Timing and complexity of FAFSA deters applicants
April 29, 2015
Over the past few decades, the college application process has changed drastically. In the big picture, applying for financial aid has remained a burden for everyone and has not gotten easier over time. The Free Application for Federal Student Aid (FAFSA) remains the single most important financial-aid application form that students must fill out to qualify for student aid, scholarships, and loans. However, over two million students across the nation eligible for a grant fail to complete a FAFSA annually. Over a million of those students would have qualified for grants, leaving more than $750 million behind in unclaimed federal aid. Only in Rhode Island and Massachusetts did six out of ten graduating high school students complete a FAFSA, the highest ratio in the country. 24 states had completion rates 40-49%, and four states (Arizona, Utah, Alaska, and Vermont) had completion rates under 40%. Nationally, the FAFSA completion rate averages at 55%.
Anyone can guess why students would forfeit the chance to reduce their college costs by failing to fill out a form that serves as the portal to all student financial aid. Educators, financial aid administrators, and others familiar with FAFSA know how much of an obstacle filling out the form poses for both students and administrators. Students may feel overwhelmed with the length and complicated questions in the FAFSA, which leads to the bad timing of submissions. Students end up applying for aid after they have applied for college already, so they do not know how much aid they qualify for when deciding what college to apply to.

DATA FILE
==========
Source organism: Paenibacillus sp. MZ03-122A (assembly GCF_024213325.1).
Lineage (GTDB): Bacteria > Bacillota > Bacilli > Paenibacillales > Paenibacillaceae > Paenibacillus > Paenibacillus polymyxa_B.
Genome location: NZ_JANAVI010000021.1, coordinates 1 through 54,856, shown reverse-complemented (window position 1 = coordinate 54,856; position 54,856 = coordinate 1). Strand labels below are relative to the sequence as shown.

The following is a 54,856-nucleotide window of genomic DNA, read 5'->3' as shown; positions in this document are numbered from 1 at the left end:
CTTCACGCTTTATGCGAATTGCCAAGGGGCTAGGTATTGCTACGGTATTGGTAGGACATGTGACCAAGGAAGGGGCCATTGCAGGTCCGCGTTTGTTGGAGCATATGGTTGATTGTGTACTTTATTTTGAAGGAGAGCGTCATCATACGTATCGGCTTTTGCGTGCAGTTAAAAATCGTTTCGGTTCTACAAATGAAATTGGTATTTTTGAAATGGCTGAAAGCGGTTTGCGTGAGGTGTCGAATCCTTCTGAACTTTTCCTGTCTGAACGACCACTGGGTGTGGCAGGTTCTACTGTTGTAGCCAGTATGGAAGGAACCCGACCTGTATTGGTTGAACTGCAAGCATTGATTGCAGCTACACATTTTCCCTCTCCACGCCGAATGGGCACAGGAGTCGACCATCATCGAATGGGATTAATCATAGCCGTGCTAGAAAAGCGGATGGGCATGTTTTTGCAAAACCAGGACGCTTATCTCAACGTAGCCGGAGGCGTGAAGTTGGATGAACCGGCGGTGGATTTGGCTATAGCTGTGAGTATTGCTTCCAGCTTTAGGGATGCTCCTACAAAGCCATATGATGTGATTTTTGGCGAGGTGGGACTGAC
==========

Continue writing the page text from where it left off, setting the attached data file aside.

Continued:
Educators have proposed changing the income data required from the previous year to the last two years, doubling the period of the required data. This produces a more accurate qualification for aid since it can better determine a family’s financial status over time. A family’s income tends to rise from one year to the next, and this information can potentially increase the amount of aid that a student can qualify for. This proposed change, along with simplifying the questions asked on the FAFSA, may encourage more high school students to apply for financial aid.
Financial aid administrators do not have it much easier either. On the other side of the FAFSA, financial aid administrators face a handful of issues that impede their ability to process forms in a more timely manner. While the amount of applications increase annually, the amount of financial aid workers remains fairly constant, if not declining. Financial aid departments have not received any budget increases over time either, so they have less to award. Along with no budget increases, financial aid departments continue to work with outdated financial aid software that runs slow and cannot compute multiple actions simultaneously.